The mailbag makes its triumphant return today, with questions that are worth pondering as we try to pass the interminable month ahead. Don't worry, friends, football is not gone forever.
I received a lot of questions for this week's edition, so I apologize if I didn't get to all your questions. As you might expect for this juncture of the year, most fans are looking ahead with their questions, specifically to roster battles and rookie performances.
Let's get down to it.
I'll start my answer by noting that if you're not seeing direct criticism of Mike Smith and the coaching staff for the team's failures, you clearly aren't on The Falcoholic often enough. Those failings, along with overly conservative play calling, leaning too heavily on veterans and overall lack of adjustments tend to dominate criticism of the team. In other words, I think they get their fair share of that criticism.
If the Falcons want to improve the third quarter offense, the key is going to be to stay aggressive to some extent. You don't want this team crossing over fully into short passes and runs when they have, say, a ten point lead, given how poorly that's gone in the past. More than that, though, an effective ground game solves a lot of problems by allowing you to run with a lead, run to get back into a close game and set up the pass.
More balance, more aggression, in short.
the chance we sign someone else this offseason, and your prediction at which position
I'd put the chances of another signing before the season opens at 99%. Whether by injury, roster cuts for struggling players or just a worthwhile player becoming available, I think there's virtually no chance you'll see the Falcons stand pat between now and September.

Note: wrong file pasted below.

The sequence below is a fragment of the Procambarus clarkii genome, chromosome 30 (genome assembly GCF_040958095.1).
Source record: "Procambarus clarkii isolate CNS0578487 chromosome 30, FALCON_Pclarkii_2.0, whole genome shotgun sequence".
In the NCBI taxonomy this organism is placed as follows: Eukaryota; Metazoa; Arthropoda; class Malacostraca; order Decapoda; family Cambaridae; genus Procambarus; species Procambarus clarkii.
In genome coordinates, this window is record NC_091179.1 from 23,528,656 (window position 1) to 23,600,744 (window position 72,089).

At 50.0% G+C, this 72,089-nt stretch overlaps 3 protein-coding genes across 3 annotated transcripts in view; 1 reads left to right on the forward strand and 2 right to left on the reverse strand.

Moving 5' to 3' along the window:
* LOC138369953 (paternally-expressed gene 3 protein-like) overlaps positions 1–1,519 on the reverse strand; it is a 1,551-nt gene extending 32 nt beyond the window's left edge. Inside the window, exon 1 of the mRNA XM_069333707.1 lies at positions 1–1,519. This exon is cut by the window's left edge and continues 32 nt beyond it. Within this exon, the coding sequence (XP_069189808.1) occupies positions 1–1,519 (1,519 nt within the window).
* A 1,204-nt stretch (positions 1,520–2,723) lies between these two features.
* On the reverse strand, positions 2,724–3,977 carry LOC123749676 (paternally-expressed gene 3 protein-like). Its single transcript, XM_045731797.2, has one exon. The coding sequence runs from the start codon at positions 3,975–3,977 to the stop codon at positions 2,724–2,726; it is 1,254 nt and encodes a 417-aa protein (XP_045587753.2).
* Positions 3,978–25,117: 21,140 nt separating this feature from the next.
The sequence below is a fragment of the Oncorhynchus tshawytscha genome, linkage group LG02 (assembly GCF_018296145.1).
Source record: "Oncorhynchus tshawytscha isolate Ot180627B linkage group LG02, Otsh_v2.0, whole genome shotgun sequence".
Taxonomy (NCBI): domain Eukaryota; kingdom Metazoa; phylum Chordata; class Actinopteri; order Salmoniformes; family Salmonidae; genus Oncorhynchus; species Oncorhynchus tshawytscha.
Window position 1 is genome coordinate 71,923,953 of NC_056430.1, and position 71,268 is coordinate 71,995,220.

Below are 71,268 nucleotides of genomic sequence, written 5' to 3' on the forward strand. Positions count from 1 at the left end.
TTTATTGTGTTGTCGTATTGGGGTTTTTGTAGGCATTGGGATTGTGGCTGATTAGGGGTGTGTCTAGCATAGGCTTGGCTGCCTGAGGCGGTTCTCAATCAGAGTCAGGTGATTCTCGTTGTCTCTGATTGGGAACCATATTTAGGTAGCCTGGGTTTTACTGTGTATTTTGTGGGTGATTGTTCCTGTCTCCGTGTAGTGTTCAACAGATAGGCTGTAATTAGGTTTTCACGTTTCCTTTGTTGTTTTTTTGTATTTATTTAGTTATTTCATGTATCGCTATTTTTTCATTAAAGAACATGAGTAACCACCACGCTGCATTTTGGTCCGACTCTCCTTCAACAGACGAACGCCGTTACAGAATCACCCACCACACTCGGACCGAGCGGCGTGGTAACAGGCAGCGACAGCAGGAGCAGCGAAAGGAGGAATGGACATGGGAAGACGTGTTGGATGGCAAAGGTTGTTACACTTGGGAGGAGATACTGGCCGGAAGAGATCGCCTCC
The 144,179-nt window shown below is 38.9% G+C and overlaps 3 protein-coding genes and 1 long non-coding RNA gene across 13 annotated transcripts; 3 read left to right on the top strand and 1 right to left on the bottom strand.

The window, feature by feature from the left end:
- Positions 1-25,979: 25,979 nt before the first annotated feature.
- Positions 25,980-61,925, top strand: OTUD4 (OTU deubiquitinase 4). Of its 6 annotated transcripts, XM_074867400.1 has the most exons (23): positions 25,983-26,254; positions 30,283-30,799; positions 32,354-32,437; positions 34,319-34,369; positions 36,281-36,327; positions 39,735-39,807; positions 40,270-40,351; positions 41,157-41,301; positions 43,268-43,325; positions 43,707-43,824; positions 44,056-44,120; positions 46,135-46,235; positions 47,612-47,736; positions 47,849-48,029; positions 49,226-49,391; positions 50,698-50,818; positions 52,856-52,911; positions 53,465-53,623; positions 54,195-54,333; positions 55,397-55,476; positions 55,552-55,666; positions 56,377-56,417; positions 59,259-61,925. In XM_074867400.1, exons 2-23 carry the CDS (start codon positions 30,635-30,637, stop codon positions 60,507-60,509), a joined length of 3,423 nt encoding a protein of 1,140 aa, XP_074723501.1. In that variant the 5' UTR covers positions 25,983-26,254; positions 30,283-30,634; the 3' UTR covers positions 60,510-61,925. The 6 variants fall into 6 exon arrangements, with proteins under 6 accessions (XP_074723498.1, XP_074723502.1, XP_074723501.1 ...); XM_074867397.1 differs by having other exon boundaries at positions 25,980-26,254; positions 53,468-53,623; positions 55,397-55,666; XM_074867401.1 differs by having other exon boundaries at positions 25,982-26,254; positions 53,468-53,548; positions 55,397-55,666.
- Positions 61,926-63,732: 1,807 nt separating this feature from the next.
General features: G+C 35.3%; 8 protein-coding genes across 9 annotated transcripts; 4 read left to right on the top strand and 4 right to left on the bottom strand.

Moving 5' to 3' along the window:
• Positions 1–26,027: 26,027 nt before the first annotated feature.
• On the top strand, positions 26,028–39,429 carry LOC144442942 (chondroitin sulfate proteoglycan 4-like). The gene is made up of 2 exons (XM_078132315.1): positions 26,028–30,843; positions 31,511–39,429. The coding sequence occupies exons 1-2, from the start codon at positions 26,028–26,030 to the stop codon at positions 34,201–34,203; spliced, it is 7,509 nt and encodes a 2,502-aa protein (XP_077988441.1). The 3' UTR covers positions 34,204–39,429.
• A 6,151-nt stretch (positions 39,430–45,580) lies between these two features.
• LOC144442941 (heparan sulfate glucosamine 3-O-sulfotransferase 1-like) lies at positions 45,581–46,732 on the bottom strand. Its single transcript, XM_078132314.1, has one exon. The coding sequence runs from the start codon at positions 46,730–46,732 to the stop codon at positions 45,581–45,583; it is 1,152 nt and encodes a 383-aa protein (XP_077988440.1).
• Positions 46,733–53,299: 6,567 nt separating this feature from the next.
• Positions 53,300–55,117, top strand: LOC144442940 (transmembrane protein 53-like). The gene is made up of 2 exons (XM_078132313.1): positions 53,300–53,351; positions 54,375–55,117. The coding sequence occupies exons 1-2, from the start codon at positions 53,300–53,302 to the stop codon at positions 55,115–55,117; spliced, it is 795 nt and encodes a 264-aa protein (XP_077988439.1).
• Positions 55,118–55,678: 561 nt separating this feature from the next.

The position is tougher to call. The Falcons could pursue a veteran tight end if they have any concern about Levine Toilolo's readiness or just the Mickey Shuler/Jacob Pedersen fight for the third spot on the depth chart. They could sign another veteran linebacker if any of their options fall short. And certainly no one's going to complain if they bring aboard a veteran safety to provide depth if Zeke Motta is hurt and Kemal Ishmael doesn't seize the backup job behind William Moore.
Likeliest? I'd say veteran safety.
I think it's extremely unlikely, to say the least. No one needs to be more cerebral and reliable along the offensive line than the center, as Peter Konz's failings taught us a year ago. Konz is a bright guy, but he lacked the physical ability get the job done. Stone doesn't have many of those questions, possessing excellent size, agility and stoutness for a center, and that's why it's entirely fair to project him as a player to watch.
Given that the Falcons signed Hawley, that they still have some vested interest in seeing if Konz can be a useful player and that Stone is a UDFA who would have to become a leader on the line and a complete player by the time the Saints game rolled around, though, I can't see him starting. Right now, I view him as a practice squad player for 2014, and if he learns quickly, he may be able to try to wrestle the job away from Hawley in 2015. Baby steps with a UDFA, though.